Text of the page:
Most Australian histories focused on the second decade of the twentieth century rightly concentrate on the terrible events centred in Europe, but this was a time of domestic political and industrial turmoil, and Brookfield was in the thick of it. He launched onto the national spotlight as a militant unionist and outspoken opponent of the Great War and of conscription. He fought on the streets of Broken Hill and Sydney, and on the hustings, and he became possibly the most radical anti-politician ever elected to parliament in Australia.
Brookfield was attacked by the press and was a favourite target of Nationalist politicians, including the Prime Minister, William Morris Hughes, and the NSW Premier, William Arthur Holman. The extremist Broken Hill representative, however, became a powerful political advocate and when he was shot in the ‘sensation’ at the Riverton Railway Station he held the balance of power in NSW.
Brookfield’s myth echoed for decades after his passing in Broken Hill and in certain political circles, but elsewhere his memory receded rapidly. In fact, the extreme activist’s stellar but dramatically shortened story has never properly been told. A biography by Gilbert Giles Roper was published in 1983. As a boy, Roper saw Brookfield’s coffin leave Adelaide on the train for Broken Hill. Roper was moved by the story of Brookfield and his ideals, and was writing the biography of the militant unionist when he died, leaving two unfinished drafts. These manuscripts were edited together by Wendy and Alan Scarfe, and published as Labor’s Titan. The book, however, inevitably suffered because the author did not live to complete it.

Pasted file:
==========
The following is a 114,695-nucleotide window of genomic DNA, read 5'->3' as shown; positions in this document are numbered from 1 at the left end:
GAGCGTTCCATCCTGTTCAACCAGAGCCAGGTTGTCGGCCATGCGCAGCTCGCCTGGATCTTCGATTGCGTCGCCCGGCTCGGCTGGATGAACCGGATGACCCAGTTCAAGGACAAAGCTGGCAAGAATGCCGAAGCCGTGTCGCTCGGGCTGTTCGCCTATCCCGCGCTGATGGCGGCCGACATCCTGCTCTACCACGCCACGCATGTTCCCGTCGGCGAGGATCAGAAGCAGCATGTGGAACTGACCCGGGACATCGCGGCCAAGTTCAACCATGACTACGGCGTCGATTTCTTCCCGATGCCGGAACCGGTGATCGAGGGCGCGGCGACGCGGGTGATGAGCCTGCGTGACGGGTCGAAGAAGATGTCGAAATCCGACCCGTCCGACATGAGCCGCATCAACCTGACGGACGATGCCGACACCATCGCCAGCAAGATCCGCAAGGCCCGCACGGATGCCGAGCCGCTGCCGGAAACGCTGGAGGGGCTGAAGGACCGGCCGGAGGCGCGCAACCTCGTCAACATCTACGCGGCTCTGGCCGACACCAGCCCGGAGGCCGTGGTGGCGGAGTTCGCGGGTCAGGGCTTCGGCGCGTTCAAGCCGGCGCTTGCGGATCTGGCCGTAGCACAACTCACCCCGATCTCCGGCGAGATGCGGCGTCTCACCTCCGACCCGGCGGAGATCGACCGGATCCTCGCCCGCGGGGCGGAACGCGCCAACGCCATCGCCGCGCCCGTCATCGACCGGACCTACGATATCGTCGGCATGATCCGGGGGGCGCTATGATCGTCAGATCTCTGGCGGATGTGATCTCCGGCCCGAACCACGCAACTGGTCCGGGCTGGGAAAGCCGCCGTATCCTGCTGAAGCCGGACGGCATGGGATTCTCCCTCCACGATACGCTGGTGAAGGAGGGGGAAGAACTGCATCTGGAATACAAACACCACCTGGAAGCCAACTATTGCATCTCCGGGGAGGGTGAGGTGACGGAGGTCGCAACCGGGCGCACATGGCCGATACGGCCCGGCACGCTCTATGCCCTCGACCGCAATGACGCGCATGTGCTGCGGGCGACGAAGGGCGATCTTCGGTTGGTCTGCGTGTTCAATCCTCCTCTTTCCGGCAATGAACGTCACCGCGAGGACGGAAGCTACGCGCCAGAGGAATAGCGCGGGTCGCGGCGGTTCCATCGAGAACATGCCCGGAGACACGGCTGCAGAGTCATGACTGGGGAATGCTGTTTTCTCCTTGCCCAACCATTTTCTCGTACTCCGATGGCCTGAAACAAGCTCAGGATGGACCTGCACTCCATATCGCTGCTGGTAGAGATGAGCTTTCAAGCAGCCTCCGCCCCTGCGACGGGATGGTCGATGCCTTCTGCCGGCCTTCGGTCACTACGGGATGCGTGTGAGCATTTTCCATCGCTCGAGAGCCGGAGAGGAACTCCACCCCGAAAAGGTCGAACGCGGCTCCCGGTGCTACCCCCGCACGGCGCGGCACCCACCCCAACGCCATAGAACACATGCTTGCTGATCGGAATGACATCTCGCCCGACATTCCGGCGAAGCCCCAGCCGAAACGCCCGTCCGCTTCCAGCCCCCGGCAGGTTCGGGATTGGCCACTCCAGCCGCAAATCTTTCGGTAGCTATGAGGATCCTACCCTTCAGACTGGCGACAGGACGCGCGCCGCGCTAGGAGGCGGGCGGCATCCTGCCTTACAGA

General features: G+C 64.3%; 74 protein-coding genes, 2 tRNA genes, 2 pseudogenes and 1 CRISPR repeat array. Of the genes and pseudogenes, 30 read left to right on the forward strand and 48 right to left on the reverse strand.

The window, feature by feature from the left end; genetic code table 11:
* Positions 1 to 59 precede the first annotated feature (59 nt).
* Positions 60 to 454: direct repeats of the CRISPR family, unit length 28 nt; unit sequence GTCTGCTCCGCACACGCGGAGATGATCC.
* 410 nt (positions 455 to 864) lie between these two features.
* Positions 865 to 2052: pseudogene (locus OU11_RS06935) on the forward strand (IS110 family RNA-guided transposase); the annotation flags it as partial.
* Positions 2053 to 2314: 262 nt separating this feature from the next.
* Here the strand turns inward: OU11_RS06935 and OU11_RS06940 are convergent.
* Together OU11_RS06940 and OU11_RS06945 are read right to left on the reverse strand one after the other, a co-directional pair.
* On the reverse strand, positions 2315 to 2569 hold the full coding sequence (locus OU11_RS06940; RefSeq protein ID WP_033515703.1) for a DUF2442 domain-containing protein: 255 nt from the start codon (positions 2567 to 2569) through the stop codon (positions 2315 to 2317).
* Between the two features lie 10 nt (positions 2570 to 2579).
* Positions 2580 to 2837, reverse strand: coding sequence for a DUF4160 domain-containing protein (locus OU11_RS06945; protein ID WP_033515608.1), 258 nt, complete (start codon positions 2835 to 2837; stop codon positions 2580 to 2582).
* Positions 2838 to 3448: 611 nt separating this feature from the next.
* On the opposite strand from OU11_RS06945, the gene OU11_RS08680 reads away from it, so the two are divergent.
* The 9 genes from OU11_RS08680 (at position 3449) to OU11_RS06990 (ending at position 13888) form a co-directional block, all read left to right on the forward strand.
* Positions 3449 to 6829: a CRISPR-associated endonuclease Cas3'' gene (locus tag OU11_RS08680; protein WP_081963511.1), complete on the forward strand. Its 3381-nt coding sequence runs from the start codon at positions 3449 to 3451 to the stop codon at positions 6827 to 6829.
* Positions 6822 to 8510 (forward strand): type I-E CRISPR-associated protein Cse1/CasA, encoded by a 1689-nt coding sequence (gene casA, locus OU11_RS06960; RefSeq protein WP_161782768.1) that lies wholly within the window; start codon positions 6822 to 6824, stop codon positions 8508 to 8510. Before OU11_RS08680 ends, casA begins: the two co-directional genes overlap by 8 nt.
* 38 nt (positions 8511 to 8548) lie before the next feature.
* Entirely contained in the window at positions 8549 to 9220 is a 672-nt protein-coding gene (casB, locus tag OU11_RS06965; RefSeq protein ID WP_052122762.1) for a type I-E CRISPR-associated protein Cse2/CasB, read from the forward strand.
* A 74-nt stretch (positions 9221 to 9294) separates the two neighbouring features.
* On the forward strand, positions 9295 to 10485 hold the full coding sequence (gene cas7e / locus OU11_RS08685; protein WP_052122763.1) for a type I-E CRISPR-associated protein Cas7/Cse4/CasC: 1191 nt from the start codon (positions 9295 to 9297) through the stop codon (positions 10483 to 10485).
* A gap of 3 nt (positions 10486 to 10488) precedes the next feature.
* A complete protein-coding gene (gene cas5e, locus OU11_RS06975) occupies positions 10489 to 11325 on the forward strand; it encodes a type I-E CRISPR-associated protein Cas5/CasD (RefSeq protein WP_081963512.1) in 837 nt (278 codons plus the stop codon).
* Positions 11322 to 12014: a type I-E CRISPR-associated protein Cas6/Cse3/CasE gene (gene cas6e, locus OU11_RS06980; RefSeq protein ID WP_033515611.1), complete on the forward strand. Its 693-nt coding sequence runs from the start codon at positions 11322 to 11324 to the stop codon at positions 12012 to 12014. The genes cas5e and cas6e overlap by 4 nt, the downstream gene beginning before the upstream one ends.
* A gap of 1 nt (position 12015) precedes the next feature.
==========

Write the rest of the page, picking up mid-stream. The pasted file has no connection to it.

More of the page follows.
A decade before Roper’s untimely passing, the NSW Minister of Education, Ernest Wetherell, retired from parliament and set about writing a history of Broken Hill’s industrial ‘stormy years’, in which he had played an important role. Wetherell wrote the manuscript because, he said, the ‘period produced Australia’s greatest strike and saw the advent of a fascinating political and industrial personality — Percival Brookfield, MLA’.‘In describing these hectic days’, Wetherell continued, ‘I am yielding to the pressure of many who feel that the story of Brookfield should be told’. The manuscript starts with Wetherell’s arrival in Broken Hill in 1911 and it ends with the death and funeral of Brookfield. Unfortunately, Wetherell died in 1969 leaving his work unpublished.
Wetherell’s personal recollections have been invaluable to me. He has provided a delightful feel for the time and the events, and of his great personal affection for the man. Roper’s book, in contrast, is full of admiration but more distant. It concentrates on the virtues and successes of Brookfield the radical unionist and politician. This publication is indebted to both works. I would like to think that by writing this political biography I have taken some steps toward the completion that death denied to Roper and Wetherell.